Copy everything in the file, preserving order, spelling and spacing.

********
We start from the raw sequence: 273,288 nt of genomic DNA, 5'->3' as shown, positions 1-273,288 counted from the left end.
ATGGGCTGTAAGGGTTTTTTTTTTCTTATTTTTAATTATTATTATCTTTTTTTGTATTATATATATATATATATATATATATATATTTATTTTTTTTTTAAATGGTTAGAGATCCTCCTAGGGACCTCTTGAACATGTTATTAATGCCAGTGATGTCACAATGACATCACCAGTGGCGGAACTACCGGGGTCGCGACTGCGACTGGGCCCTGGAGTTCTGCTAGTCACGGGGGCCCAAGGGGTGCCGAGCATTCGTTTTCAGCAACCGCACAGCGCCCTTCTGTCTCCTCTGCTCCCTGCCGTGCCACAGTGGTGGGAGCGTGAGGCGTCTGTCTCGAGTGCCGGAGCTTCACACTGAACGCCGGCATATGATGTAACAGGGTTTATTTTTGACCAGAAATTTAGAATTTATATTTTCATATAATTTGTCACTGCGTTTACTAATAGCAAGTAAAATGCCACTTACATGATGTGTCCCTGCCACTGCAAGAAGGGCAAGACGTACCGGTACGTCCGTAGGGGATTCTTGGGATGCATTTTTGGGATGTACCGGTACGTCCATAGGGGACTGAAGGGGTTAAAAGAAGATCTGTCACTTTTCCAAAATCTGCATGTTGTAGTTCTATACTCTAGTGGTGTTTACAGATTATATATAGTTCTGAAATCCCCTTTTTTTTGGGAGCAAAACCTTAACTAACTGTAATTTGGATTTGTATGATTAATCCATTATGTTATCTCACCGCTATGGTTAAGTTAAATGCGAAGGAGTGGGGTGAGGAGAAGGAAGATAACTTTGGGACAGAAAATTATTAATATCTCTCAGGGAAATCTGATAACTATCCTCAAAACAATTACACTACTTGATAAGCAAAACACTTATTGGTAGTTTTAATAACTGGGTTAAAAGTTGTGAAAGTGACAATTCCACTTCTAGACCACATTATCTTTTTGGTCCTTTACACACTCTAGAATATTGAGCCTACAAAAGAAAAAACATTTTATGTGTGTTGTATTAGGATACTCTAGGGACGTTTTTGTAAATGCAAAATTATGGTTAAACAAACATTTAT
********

We start from the raw sequence: 273,288 nt of genomic DNA, 5'->3' as shown, positions 1-273,288 counted from the left end.
ATGGGCTGTAAGGGTTTTTTTTTTCTTATTTTTAATTATTATTATCTTTTTTTGTATTATATATATATATATATATATATATATATTTATTTTTTTTTTAAATGGTTAGAGATCCTCCTAGGGACCTCTTGAACATGTTATTAATGCCAGTGATGTCACAATGACATCACCAGTGGCGGAACTACCGGGGTCGCGACTGCGACTGGGCCCTGGAGTTCTGCTAGTCACGGGGGCCCAAGGGGTGCCGAGCATTCGTTTTCAGCAACCGCACAGCGCCCTTCTGTCTCCTCTGCTCCCTGCCGTGCCACAGTGGTGGGAGCGTGAGGCGTCTGTCTCGAGTGCCGGAGCTTCACACTGAACGCCGGCATATGATGTAACAGGGTTTATTTTTGACCAGAAATTTAGAATTTATATTTTCATATAATTTGTCACTGCGTTTACTAATAGCAAGTAAAATGCCACTTACATGATGTGTCCCTGCCACTGCAAGAAGGGCAAGACGTACCGGTACGTCCGTAGGGGATTCTTGGGATGCATTTTTGGGATGTACCGGTACGTCCATAGGGGACTGAAGGGGTTAAAAGAAGATCTGTCACTTTTCCAAAATCTGCATGTTGTAGTTCTATACTCTAGTGGTGTTTACAGATTATATATAGTTCTGAAATCCCCTTTTTTTTGGGAGCAAAACCTTAACTAACTGTAATTTGGATTTGTATGATTAATCCATTATGTTATCTCACCGCTATGGTTAAGTTAAATGCGAAGGAGTGGGGTGAGGAGAAGGAAGATAACTTTGGGACAGAAAATTATTAATATCTCTCAGGGAAATCTGATAACTATCCTCAAAACAATTACACTACTTGATAAGCAAAACACTTATTGGTAGTTTTAATAACTGGGTTAAAAGTTGTGAAAGTGACAATTCCACTTCTAGACCACATTATCTTTTTGGTCCTTTACACACTCTAGAATATTGAGCCTACAAAAGAAAAAACATTTTATGTGTGTTGTATTAGGATACTCTAGGGACGTTTTTGTAAATGCAAAATTATGGTTAAACAAACATTTAT